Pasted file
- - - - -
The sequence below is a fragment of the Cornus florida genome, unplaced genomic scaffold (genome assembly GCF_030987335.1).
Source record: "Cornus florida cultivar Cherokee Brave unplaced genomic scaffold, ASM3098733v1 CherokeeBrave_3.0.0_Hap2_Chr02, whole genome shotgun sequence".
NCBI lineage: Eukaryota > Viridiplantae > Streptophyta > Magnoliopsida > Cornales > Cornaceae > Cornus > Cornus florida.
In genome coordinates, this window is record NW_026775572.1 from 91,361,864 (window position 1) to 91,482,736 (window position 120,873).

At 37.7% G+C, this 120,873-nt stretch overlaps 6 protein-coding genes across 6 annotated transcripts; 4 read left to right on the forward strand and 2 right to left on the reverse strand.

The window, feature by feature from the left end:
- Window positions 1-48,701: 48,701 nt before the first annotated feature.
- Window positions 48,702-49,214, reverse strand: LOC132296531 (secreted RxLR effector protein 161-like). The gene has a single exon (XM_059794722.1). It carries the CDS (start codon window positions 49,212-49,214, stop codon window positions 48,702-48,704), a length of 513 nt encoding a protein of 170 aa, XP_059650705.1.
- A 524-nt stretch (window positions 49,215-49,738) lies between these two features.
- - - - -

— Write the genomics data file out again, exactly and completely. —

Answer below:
The sequence below is a fragment of the Cornus florida genome, unplaced genomic scaffold (genome assembly GCF_030987335.1).
Source record: "Cornus florida cultivar Cherokee Brave unplaced genomic scaffold, ASM3098733v1 CherokeeBrave_3.0.0_Hap2_Chr02, whole genome shotgun sequence".
NCBI lineage: Eukaryota > Viridiplantae > Streptophyta > Magnoliopsida > Cornales > Cornaceae > Cornus > Cornus florida.
In genome coordinates, this window is record NW_026775572.1 from 91,361,864 (window position 1) to 91,482,736 (window position 120,873).

At 37.7% G+C, this 120,873-nt stretch overlaps 6 protein-coding genes across 6 annotated transcripts; 4 read left to right on the forward strand and 2 right to left on the reverse strand.

The window, feature by feature from the left end:
- Window positions 1-48,701: 48,701 nt before the first annotated feature.
- Window positions 48,702-49,214, reverse strand: LOC132296531 (secreted RxLR effector protein 161-like). The gene has a single exon (XM_059794722.1). It carries the CDS (start codon window positions 49,212-49,214, stop codon window positions 48,702-48,704), a length of 513 nt encoding a protein of 170 aa, XP_059650705.1.
- A 524-nt stretch (window positions 49,215-49,738) lies between these two features.